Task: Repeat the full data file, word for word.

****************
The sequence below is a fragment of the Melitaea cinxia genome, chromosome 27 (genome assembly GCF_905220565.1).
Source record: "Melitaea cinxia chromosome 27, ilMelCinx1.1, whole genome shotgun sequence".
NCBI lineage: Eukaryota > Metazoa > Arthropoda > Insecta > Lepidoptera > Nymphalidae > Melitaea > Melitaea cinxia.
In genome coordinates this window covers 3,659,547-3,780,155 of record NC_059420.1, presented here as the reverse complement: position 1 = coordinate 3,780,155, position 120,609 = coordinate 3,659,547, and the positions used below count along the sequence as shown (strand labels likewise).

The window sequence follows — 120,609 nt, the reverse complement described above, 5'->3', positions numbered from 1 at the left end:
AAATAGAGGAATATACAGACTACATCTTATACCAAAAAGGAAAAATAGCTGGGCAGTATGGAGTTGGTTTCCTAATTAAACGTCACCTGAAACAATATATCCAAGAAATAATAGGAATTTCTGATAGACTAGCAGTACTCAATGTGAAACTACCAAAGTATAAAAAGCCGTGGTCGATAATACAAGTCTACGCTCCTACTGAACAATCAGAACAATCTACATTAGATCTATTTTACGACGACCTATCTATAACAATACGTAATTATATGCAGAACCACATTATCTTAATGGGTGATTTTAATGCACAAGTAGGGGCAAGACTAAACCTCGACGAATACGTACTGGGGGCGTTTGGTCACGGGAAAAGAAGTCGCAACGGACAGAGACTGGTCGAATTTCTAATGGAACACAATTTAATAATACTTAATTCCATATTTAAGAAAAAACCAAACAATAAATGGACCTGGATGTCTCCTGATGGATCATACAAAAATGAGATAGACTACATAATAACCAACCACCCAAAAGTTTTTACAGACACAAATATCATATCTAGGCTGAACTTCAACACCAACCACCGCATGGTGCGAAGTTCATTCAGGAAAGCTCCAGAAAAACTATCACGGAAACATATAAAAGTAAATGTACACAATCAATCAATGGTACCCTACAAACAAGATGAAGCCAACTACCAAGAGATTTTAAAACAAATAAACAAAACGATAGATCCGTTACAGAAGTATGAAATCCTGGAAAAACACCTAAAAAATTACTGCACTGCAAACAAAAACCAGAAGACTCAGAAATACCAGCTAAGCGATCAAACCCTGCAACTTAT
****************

The sequence below is a fragment of the Melitaea cinxia genome, chromosome 27 (genome assembly GCF_905220565.1).
Source record: "Melitaea cinxia chromosome 27, ilMelCinx1.1, whole genome shotgun sequence".
NCBI lineage: Eukaryota > Metazoa > Arthropoda > Insecta > Lepidoptera > Nymphalidae > Melitaea > Melitaea cinxia.
In genome coordinates this window covers 3,659,547-3,780,155 of record NC_059420.1, presented here as the reverse complement: position 1 = coordinate 3,780,155, position 120,609 = coordinate 3,659,547, and the positions used below count along the sequence as shown (strand labels likewise).

The window sequence follows — 120,609 nt, the reverse complement described above, 5'->3', positions numbered from 1 at the left end:
AAATAGAGGAATATACAGACTACATCTTATACCAAAAAGGAAAAATAGCTGGGCAGTATGGAGTTGGTTTCCTAATTAAACGTCACCTGAAACAATATATCCAAGAAATAATAGGAATTTCTGATAGACTAGCAGTACTCAATGTGAAACTACCAAAGTATAAAAAGCCGTGGTCGATAATACAAGTCTACGCTCCTACTGAACAATCAGAACAATCTACATTAGATCTATTTTACGACGACCTATCTATAACAATACGTAATTATATGCAGAACCACATTATCTTAATGGGTGATTTTAATGCACAAGTAGGGGCAAGACTAAACCTCGACGAATACGTACTGGGGGCGTTTGGTCACGGGAAAAGAAGTCGCAACGGACAGAGACTGGTCGAATTTCTAATGGAACACAATTTAATAATACTTAATTCCATATTTAAGAAAAAACCAAACAATAAATGGACCTGGATGTCTCCTGATGGATCATACAAAAATGAGATAGACTACATAATAACCAACCACCCAAAAGTTTTTACAGACACAAATATCATATCTAGGCTGAACTTCAACACCAACCACCGCATGGTGCGAAGTTCATTCAGGAAAGCTCCAGAAAAACTATCACGGAAACATATAAAAGTAAATGTACACAATCAATCAATGGTACCCTACAAACAAGATGAAGCCAACTACCAAGAGATTTTAAAACAAATAAACAAAACGATAGATCCGTTACAGAAGTATGAAATCCTGGAAAAACACCTAAAAAATTACTGCACTGCAAACAAAAACCAGAAGACTCAGAAATACCAGCTAAGCGATCAAACCCTGCAACTTAT